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I was reading letters from a surgeon to his wife during the Civil War and noticed he used "was" as opposed to "were" on many occasions. Examples:

I truly wish you was here with me.

Was you planning to visit...?

Other than this strange (to me) usage, his language was very formal and correct. Has there been an evolution in the accepted usage of was/were?

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From The Cambridge History of the English Language: English in North America, p. 332, by John Algeo, via Google Books:

When thou, thee, and thine dropped out of the language in the early Colonial period on both sides of the Atlantic, speakers felt a need nonetheless to distinguish between singular and plural forms. The earliest attempt was simply to make verb agreement do the work: speakers would say you was for the singular and you were for the plural. Beginning in the eighteenth century, this sensible solution was met with heavy resistance from purists, and you was became heavily stigmatized by the end of the nineteenth century in America (though it has by no means dropped out of colloquial speech in the United States).

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This misuse of was for were in the subjunctive was and is common. EDIT: Some wish that it were not so.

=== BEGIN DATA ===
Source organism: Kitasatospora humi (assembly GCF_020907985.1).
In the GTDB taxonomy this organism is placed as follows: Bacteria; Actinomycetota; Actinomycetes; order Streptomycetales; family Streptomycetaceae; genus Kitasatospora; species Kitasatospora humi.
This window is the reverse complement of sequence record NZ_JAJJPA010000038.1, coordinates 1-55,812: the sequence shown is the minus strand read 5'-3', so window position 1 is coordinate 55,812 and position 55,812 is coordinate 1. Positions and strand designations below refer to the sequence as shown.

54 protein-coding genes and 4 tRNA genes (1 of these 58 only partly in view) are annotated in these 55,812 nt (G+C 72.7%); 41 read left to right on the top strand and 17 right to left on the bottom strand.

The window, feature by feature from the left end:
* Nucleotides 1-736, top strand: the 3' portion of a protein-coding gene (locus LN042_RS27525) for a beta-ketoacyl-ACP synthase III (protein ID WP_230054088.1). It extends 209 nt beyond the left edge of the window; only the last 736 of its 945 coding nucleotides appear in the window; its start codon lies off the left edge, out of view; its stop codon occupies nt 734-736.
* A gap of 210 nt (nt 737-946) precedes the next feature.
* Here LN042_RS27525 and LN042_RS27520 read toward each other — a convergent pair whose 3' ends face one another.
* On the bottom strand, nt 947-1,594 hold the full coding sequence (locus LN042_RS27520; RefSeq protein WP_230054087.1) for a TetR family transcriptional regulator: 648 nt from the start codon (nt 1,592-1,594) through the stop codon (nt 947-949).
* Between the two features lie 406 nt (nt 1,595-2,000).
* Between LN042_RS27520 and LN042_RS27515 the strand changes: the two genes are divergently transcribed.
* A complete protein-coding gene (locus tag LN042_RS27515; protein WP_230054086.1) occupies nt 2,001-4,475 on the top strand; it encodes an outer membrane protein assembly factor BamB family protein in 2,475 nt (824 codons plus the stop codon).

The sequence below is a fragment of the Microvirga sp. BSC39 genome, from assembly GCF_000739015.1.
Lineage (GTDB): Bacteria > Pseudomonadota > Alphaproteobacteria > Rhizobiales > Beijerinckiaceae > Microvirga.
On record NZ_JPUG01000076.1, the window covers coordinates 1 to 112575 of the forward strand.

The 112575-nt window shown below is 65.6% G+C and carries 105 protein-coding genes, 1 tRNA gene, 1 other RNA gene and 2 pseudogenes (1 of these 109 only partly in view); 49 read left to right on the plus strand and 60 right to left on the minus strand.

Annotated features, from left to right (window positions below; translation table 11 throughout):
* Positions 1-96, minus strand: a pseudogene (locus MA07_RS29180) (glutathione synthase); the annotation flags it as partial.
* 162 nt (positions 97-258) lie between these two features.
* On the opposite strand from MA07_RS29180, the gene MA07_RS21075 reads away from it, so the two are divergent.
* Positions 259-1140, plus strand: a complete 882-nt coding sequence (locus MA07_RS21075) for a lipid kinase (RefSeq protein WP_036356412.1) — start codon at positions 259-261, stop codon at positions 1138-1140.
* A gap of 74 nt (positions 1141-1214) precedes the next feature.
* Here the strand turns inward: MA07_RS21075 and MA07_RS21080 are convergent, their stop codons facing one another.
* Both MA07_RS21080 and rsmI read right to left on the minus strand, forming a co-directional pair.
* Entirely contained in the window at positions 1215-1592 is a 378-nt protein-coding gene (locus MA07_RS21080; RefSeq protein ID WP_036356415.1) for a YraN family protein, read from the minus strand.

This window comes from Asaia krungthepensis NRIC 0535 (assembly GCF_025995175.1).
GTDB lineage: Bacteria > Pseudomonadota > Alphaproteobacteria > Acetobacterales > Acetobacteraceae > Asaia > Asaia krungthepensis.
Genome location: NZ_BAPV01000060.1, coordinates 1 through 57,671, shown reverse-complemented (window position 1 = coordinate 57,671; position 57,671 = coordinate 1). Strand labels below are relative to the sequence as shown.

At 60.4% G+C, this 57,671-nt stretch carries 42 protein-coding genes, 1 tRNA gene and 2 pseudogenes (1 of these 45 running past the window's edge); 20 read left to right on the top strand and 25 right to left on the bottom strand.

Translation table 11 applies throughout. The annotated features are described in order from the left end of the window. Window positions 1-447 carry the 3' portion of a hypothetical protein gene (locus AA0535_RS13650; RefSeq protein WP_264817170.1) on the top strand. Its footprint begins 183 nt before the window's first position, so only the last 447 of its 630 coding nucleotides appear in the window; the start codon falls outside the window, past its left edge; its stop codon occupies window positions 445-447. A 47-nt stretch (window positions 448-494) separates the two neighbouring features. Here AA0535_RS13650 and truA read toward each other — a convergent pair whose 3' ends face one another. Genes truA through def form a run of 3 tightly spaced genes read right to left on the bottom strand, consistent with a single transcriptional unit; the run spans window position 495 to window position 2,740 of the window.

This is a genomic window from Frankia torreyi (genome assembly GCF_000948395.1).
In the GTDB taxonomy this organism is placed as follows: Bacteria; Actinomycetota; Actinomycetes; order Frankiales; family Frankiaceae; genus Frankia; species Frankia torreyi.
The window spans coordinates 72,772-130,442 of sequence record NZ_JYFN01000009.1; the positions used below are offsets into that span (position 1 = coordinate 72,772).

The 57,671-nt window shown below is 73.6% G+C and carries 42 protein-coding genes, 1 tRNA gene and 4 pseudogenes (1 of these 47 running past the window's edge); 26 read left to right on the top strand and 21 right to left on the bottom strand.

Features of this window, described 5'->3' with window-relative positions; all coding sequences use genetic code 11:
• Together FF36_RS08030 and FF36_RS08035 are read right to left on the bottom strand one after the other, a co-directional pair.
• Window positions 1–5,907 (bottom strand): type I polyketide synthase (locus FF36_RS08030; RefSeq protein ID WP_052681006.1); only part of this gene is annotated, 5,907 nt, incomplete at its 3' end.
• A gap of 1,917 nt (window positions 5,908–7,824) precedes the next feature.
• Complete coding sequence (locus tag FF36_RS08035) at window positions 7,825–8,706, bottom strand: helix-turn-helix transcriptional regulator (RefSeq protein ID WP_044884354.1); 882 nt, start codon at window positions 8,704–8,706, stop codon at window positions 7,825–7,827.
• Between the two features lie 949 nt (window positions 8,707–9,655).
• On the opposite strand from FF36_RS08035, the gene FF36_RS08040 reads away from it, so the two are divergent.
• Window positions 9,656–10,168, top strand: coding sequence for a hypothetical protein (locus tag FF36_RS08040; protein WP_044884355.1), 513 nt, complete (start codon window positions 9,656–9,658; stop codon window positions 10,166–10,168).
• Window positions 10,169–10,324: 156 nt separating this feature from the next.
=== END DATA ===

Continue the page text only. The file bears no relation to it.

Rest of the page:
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    I don't think the question is about the subjunctive. The second example is quite telling. Looks more like a question about dialectal differences. – RegDwigнt Apr 24 '11 at 13:51
  • @RegDwight - That the writer is wishing for his wife's company requires the subjunctive when he expresses the wish in writing. Maybe the grammar error is dialectical, but the error is still an error. – Pete Wilson May 2 '11 at 4:42
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    @Pete Wilson: But if you are using the conjugation I was/you was/he was//we were/you were/they were for the simple past, what conjugation are you supposed to use for the subjunctive? – Peter Shor May 2 '11 at 4:54

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